Sunday, April 10, 2016

Quick Thoughts: Investigating the Hottie

Investigating the Hottie

by Juli Alexander
Book 1 of Investigating the Hottie

~ Goodreads ~

Rating:  3.0 Stars

Despite the set-up being a bit confusing, I have to admit that I found Investigating the Hottie to be quite enjoyable in that “Turn your brain off and be amused by all it’s strange quirks” type of way. It’s not the best book in the world and it’s not the most insightful nor the most inspiring story ever, but it was cute and entertaining--a fun type of “I’ve got a little extra time to kill” sort of read; very quickly devoured in one sitting.

The writing isn’t the best, and the context of our main character, Amanda Peterson’s narration came off kind of juvenile and nonchalant (her voice sounds much younger than sixteen.. or is she supposed to be fifteen?), but she’s got an amusing sense of humor, and some of the one-liner quips DID manage to bring out a few laughs in me.

Again, the telling is extremely juvenile without a wit of seriousness; it reminded me of a made-for-television family movie with a comedic flair that wouldn’t remotely be taken seriously because of how unrealistic all the situations and all the characters’ actions were. In which case, it was entertaining because of all that.

Amanda comes off as that awkward teenager at an awkward phase in her life who let’s her imagination run a little too wild, though in an entertaining, enjoyable way. She reminds me of me when I’m just sitting and letting my thoughts wander, starting with an imaginary scenario that could happen in my life that gets more and more out of control as my mind stops making logical sense--the next thing you know, you’re angry at an imaginary friend or family member who said or did something in your convoluted reverie because you tend to get really pessimistic and cynical in your own mind-ramblings.

She is definitely an interesting character to follow.

The Story in Brief:
Amanda is spending fall break with her Aunt Christie as a means to “de-stress” from the knowledge of her parents’ divorce. But Amanda learns, upon arrival at her Aunt Christie’s home, that her aunt is actual an agent spy working for the government and that Amanda, herself, has been secretly trained via school courses and activities (such as a technology based camp or specialized physical education courses) for the past few months.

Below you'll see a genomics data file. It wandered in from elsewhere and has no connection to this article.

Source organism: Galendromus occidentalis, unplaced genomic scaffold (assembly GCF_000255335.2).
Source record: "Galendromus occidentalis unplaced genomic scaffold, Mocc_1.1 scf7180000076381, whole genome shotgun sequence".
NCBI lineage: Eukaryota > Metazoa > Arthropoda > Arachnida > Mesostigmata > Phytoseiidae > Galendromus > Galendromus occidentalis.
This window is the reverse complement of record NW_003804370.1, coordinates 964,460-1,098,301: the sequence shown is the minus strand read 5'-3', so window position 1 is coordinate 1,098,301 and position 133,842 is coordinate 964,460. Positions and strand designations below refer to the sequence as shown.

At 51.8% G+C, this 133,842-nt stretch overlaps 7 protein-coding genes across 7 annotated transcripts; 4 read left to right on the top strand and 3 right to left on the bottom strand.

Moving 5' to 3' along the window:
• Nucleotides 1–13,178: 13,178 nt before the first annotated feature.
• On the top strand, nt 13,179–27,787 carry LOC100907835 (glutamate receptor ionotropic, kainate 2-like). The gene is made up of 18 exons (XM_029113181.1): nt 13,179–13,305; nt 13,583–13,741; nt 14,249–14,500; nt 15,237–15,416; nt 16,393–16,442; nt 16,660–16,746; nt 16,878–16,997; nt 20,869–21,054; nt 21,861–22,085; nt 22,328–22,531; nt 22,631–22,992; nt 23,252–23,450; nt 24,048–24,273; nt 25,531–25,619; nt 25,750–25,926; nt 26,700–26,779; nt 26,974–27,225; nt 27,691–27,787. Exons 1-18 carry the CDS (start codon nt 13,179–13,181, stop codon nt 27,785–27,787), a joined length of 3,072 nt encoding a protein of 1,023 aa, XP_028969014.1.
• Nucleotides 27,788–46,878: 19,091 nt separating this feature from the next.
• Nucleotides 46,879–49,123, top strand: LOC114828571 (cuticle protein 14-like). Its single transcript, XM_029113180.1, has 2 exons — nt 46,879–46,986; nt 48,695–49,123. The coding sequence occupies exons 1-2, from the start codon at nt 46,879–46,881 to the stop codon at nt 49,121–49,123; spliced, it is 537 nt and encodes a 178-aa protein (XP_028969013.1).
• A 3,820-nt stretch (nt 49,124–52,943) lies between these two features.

And now Amanda is being offered her first mission as a teen spy. There’s a hacker at Princeton Academy who has been wreaking havoc on a fairly small scale, thus far. But said hacker has promised an even bigger act that could “affect millions” in America. Amanda’s job is to get close to Will Middleton and determine whether or not he truly is a hacker and what his plans for that bigger act consists of.

Unfortunately, she realizes that her first act as a teen spy could very easily be road-blocked by her inability to NOT fall for the “hottie” hacker.

Final Thoughts: The story is very straight-forward with no unpredictable twists and turns. In fact, even the one little, itty, bitty surprise twist at the end wasn’t too awe-worthy and you kind of see it coming miles away.

This book was mainly a “The Day in the Life of Amanda Peterson, Teen Spy In Training” as well as a cutesy high school romance folded into it. The tone of the story was consistently mild and almost comically humorous in a strange way. Where I would have expected a little bit of seriousness, I instead felt a sense of inappropriate nonchalance… but the cutes-y factor of the story and our teenage characters made it manageable.

Other side and supporting characters were pretty flat and one-dimensional and extremely stereotyped as the “typical” high school students. Even Will was pretty boring and standard teen high school boy material.

Amanda, herself, had her quirks and was an enjoyable character to follow. But she, unfortunately, didn’t stray far from the usual teenage girl stereotypes found in YA lately: cynical about her looks and very, very boy crazy. I lost track of how many times she drools or fawns over Will and his “yummy hotness”. Although I DO give props to the fact that Amanda shows a few moments of interest in things that are NOT Will Middleton or any other hot boy, and that’s quite alright with me.

To be honest, the romance was lacking (and juvenile), focused a LOT on how Amanda was very attracted to Will’s hotness--and I was a little disturbed her her consistent description of Will’s “yumminess” because it feels very non-teen to me. You don’t see much romantic chemistry between the two, but maybe that’s the whole point of this quick and easy read.

And then there’s Christie and Nic (who act like teenagers at best); they were actually a pretty intriguing pair; if ever written in a more mature fashion, I would be interested in seeing how some of their spy missions pan out and how their bickering love story unfolds.


This book is a pre-chosen participant in the following Reading Challenge(s):

This review was originally posted at Ani's Book Abyss / BookLikes in April 2015.

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